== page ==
How does Shakespeare convey Macbeth’s relationship with his subjects and contemporary attitudes towards Kingship In Act 3, Scene 4? In Jacobean society, there was a very rigid idea of what a King should represent and how he should act. Ideas such as Divine Right, order, stability and health, and contemporary beliefs such as Heaven and Hell meant the concept of Kingship was of great interest to the Jacobean people.
However, important events taking place around the time that the play was written somewhat unsettled these contemporary ideas, lust as Macbeth Itself does. The throne had recently passed from a childless English Queen, Elizabeth, to James, a Scottish King interested in witchcraft, unsettling the balance between men and women at the time. This is represented in the play by the relationship and power struggle between Macbeth and Lady Macbeth.
The Gunpowder Plot in 1605, a year before the play was first performed, directly contrasted the image of a King being placed by God and therefore being untouchable, and the Clvll War although taking place sixty years after the play, saw the King beheaded, another direct contradiction to Divine Right. The contemporary ideals of the time coming under pressure may have been Shakespeare’s motivation for writing Macbeth. The scene opens with Macbeth addressing the Lords, inviting them to sit down.
He is attempting to assert his kingship by saying “You know your own degrees, sit down;” but also tries to appear friendly and mingle with the guests. When he says he’ll ‘play the humble host;’ he embodies the Irony of the scene, as he Is Indeed ‘playing’ or pretending at not just being a kind and harmonious host, but at being King entirely. This links in with the murder of Duncan earlier in the play, as Macbeth was also the deceitful host. Macbeth speaks to the Lords as if King, yet Shakespeare uses constant irony and language that suggests he does not belong on the throne.
Here Ill sit ith’mldst” shows him trying to blend in and secure Kingship, though at this point the murderer walks In, representing the constant Interruptions Shakespeare Injects as Macbeth comes closer to gaining the trust of those around him and ultimately becoming a successful King. Lady Macbeth proves more successful at this, stage- managing the scene as Macbeth loses his grip on the situation. “Sit, worthy friends. My Lord is often thus” shows how she keeps formality with their subjects, and “My worthy Lord, your noble friends do lack you” shows her use of formal address even within their relationship.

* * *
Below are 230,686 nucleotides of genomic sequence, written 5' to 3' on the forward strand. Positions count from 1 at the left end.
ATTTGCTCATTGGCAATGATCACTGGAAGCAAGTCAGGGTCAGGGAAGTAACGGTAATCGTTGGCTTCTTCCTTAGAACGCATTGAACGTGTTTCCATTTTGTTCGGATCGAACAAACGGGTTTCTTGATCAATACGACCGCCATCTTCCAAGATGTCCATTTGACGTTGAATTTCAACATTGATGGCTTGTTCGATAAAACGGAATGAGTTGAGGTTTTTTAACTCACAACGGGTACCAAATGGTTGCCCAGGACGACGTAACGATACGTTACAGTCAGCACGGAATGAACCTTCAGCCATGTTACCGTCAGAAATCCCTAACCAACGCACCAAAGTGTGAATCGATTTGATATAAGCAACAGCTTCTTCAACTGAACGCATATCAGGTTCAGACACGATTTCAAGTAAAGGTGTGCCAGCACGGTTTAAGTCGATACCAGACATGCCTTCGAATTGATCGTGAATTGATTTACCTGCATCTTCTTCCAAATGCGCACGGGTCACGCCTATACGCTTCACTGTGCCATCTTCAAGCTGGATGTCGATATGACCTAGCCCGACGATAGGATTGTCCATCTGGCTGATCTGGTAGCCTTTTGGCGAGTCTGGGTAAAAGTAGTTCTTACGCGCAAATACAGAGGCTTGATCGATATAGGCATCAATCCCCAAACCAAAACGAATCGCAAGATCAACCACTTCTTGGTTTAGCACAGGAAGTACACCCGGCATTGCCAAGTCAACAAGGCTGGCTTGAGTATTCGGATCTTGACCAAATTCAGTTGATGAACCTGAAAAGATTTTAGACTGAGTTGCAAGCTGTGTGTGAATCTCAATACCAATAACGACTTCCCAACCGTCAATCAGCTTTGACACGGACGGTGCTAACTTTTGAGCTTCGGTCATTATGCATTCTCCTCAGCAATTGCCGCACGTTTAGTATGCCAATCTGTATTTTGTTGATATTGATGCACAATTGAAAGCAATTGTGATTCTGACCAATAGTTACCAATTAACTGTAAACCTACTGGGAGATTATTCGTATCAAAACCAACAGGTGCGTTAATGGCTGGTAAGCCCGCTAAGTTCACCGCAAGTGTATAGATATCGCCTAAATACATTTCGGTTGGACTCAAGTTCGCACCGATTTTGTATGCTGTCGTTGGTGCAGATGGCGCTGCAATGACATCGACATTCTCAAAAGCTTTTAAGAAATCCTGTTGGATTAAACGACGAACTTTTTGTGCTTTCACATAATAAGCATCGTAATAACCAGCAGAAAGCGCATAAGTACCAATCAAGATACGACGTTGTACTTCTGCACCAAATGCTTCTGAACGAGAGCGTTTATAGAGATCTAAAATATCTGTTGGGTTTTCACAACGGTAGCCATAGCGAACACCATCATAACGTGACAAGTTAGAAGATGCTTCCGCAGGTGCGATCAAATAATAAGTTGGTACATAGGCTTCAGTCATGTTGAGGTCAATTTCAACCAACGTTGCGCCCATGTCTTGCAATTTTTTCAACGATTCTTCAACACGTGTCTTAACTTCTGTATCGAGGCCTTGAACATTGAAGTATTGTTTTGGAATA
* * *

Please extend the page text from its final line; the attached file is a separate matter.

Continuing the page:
Macbeth attempts to act out a traditional and contemporary reign, yet ironically contradicts these ideals at every point in the banquet scene. The murderer’s entrance and side conversation oppose Jacobean ideals of the King being Holy and ighteous, though Macbeth’s many euphemisms for death and reluctance in naming the deed show that he Is desperate to be a rightful King, and Is not confident in the ghost of Banquo is in keeping with the underlying idea of murder and regicide that runs throughout the play.
At the end of the scene Macbeth admit that “blood will have blood” and says “l am in blood Stepped in so far”, showing that blood is constantly on his mind, and “Returning were as tedious as go o’er” his decision to continue with the bloodshed to try and achieve ‘rightful’ Kingship.
William Shakespeare's Macbeth: Act 3 Scene 4 Essay
617 Words3 Pages
William Shakespeare's Macbeth: Act 3 Scene 4
The very start of the scene begins with order, commencing with a banquet. The director might choose to set the stage as a grand hall with a large banquet table accompanied with a majestic feast. The room would appear grand and formal. Overall the scene is set with a sense of perfection. Macbeth enters and addresses his guests,
"You know your own degrees, sit down. At first
And last the hearty welcome."
Macbeth acts extremely noble and would be regally dressed. He has become accustomed to fitting into his role as King. The atmosphere is light hearted the lighting would be gentle.
As the first murderer appears at the door, tension and suspense…show more content…
This suddenly creates a large climax of the build up of tension and horror. Lighting would change and so the music would be more sinister as to show Macbeth's delirium. The director would probably choose to have the ghost visible to the audience, which would create more horror as only Macbeth can see the ghost. At this point Macbeth is filled with trepidation, as the ghost would be a grotesque figure. If the ghost was not shown, the audience would still feel a large sense of fear as Macbeth hilariously screams to the ghost, "Hence, horrible shadow, Unreal mockery, hence!" The atmosphere is frantic as Lady Macbeth tries to reassure the guests and regain order.
"The fit is momentary, upon a thought
He will again be well. If you much note him,
You shall offend him, feed and regard him not."
Order is restored, but when the ghost returns Macbeth returns to his frenzy,
Avaunt, and quit my sight, let the earth hide thee!
Thy bones are marrowless, thy blood is cold;
Thou hast no speculation in those eyes
Which thou dost glare with!"
Macbeth would be pale, shaking, petrified unable to compose himself. Lighting and music would again be used to create the malicious evil around him. At the end of the scene, the tension is dropped slightly as Macbeth regains his composure.
"And betimes I will, to the weird Sisters.
More shall they speak; for now I am bent to